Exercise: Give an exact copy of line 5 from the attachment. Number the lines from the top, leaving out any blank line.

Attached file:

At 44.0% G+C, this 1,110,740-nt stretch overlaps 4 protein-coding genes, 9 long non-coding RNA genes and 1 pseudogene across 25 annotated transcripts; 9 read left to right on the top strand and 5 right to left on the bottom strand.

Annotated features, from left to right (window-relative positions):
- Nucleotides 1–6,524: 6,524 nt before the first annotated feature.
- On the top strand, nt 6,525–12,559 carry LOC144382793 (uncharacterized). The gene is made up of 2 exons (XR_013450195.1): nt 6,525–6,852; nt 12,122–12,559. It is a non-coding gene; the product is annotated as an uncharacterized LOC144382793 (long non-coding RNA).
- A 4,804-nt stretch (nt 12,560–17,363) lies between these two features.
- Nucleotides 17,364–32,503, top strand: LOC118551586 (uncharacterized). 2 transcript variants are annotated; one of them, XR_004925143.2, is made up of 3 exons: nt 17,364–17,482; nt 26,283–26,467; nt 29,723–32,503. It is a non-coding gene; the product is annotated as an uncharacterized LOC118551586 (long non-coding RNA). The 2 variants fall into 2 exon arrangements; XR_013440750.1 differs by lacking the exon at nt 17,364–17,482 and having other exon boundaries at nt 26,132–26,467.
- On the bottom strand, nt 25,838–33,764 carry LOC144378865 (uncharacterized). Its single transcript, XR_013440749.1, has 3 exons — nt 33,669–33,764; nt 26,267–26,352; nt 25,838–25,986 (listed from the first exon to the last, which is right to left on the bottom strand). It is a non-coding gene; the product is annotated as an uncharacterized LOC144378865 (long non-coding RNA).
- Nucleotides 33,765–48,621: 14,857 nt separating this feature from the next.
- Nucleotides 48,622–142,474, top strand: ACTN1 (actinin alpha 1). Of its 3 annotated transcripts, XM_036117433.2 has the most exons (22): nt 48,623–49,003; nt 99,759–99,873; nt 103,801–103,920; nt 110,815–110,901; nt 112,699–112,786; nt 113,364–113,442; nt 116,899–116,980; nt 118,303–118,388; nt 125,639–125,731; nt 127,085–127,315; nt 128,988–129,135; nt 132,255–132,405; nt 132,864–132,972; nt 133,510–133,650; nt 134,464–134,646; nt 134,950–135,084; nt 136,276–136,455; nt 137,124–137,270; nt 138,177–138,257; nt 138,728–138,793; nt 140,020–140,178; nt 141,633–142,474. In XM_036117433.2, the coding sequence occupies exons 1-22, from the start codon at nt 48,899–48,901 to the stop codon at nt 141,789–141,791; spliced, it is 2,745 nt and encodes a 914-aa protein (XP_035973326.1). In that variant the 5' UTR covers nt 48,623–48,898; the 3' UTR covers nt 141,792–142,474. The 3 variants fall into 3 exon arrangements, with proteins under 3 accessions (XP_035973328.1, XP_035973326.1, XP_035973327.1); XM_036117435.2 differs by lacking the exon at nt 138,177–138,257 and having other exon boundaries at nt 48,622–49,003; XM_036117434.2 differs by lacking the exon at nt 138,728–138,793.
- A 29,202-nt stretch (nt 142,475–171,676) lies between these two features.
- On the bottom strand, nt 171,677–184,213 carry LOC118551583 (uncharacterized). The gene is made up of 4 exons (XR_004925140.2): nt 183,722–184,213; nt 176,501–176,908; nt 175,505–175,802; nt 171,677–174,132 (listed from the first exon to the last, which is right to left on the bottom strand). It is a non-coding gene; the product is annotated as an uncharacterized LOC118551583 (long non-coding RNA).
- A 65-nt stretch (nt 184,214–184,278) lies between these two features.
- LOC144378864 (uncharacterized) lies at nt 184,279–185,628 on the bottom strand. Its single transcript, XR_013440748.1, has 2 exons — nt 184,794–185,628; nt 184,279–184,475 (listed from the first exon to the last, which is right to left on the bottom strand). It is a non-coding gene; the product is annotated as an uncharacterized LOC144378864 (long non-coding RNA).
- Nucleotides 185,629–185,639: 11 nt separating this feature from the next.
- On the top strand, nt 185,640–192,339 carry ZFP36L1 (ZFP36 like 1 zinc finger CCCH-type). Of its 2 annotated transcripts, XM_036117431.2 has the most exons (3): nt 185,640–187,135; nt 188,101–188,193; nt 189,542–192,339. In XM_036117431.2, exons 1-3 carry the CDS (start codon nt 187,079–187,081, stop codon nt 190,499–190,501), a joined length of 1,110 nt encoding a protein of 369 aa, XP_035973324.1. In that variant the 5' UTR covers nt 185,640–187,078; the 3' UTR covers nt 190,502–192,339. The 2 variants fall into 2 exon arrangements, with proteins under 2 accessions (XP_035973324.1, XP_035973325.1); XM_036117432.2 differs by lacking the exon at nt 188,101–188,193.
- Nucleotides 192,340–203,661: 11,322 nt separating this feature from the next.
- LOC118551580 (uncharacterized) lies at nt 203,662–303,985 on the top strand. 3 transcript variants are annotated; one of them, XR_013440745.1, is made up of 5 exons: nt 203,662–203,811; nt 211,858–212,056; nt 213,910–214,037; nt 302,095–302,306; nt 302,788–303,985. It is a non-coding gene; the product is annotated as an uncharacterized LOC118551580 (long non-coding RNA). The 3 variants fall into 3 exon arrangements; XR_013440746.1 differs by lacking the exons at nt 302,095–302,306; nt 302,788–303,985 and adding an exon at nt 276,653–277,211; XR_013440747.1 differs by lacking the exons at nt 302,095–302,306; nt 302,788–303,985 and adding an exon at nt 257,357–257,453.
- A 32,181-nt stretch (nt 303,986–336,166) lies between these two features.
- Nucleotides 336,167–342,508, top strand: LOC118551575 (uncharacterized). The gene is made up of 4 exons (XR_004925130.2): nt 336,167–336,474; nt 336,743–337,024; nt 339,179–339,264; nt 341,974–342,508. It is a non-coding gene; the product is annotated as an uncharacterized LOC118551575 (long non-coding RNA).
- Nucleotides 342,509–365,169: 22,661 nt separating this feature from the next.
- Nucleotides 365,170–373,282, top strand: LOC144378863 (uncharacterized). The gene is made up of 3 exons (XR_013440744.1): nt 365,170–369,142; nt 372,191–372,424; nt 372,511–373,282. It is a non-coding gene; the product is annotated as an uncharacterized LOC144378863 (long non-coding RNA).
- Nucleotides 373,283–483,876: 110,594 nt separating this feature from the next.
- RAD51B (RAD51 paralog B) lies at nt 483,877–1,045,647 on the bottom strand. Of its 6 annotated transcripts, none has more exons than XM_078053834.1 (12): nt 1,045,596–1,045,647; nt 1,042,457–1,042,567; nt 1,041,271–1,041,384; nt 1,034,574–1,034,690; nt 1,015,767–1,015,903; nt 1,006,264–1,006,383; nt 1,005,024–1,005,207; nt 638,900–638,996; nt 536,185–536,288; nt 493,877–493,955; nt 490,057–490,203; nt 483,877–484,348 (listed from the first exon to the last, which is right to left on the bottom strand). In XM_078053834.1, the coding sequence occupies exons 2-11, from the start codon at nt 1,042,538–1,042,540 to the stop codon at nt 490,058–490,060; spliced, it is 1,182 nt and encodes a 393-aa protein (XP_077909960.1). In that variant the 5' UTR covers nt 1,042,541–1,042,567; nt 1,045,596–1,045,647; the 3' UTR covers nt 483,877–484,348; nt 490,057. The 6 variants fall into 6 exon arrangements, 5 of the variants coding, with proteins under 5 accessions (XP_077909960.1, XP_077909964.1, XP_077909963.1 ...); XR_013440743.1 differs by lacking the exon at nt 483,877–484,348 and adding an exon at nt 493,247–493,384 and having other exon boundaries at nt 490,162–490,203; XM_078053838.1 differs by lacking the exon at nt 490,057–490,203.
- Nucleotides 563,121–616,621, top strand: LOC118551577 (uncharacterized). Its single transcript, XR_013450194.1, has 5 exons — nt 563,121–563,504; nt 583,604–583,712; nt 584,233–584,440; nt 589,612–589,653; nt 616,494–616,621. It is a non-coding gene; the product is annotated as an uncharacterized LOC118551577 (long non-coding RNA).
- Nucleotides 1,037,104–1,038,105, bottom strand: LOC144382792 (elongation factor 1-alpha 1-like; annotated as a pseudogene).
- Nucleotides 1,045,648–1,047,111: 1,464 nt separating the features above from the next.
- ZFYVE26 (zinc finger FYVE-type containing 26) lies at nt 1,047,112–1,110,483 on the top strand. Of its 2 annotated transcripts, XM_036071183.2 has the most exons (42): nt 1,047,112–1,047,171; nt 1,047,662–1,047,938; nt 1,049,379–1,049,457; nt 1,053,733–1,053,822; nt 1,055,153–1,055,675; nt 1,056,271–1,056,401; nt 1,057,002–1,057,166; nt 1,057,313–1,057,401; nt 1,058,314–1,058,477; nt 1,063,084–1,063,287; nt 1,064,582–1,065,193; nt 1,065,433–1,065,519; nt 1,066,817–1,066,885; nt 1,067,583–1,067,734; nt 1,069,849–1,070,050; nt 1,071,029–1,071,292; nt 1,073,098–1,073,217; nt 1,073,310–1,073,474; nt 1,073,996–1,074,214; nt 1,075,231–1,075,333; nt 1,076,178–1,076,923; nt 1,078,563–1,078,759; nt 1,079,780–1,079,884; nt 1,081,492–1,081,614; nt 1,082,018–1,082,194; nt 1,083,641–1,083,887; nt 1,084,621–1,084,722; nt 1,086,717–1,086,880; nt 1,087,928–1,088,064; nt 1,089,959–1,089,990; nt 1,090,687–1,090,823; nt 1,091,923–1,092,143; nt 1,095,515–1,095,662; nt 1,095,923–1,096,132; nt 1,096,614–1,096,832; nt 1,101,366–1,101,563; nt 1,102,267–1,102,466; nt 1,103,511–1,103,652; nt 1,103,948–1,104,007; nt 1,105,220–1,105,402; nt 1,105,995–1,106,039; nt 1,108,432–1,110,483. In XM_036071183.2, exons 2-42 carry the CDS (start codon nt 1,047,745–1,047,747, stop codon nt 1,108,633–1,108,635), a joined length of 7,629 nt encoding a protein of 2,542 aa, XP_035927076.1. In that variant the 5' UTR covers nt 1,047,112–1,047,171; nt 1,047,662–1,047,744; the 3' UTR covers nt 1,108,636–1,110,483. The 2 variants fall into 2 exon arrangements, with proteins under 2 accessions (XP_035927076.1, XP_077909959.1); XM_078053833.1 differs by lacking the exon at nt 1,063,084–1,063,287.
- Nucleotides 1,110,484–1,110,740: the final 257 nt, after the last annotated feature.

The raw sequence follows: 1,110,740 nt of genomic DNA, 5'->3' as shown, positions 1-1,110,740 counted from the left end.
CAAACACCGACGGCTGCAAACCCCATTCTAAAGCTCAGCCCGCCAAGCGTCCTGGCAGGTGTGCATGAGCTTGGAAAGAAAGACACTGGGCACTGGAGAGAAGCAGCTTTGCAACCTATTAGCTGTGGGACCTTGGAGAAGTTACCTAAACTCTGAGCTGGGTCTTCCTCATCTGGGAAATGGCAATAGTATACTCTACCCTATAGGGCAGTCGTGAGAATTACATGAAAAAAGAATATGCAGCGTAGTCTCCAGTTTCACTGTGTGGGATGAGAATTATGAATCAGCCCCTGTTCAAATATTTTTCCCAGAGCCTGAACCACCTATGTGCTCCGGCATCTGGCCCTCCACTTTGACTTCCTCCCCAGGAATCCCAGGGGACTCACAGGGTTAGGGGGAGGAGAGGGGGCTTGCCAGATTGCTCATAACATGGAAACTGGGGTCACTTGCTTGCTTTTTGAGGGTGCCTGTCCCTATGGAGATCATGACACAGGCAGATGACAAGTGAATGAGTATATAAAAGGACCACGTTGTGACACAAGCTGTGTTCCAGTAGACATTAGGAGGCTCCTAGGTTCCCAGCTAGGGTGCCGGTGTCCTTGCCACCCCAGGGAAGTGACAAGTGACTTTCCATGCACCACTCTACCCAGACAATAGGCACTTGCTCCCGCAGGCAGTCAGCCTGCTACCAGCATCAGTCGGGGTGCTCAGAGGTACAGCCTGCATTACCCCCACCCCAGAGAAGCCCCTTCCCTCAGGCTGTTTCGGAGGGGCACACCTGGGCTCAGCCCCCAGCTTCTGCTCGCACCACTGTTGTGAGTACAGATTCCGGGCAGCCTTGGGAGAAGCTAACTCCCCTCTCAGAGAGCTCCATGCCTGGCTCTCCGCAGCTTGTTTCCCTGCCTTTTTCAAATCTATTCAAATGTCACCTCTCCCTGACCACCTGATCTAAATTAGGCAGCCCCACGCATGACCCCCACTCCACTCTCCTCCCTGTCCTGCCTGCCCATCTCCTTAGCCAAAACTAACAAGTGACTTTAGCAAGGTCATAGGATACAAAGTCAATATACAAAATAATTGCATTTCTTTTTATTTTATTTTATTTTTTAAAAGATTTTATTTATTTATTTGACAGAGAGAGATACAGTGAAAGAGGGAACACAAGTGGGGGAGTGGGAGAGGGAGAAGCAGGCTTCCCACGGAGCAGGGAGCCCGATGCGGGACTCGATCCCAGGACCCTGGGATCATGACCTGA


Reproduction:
- A 4,804-nt stretch (nt 12,560–17,363) lies between these two features.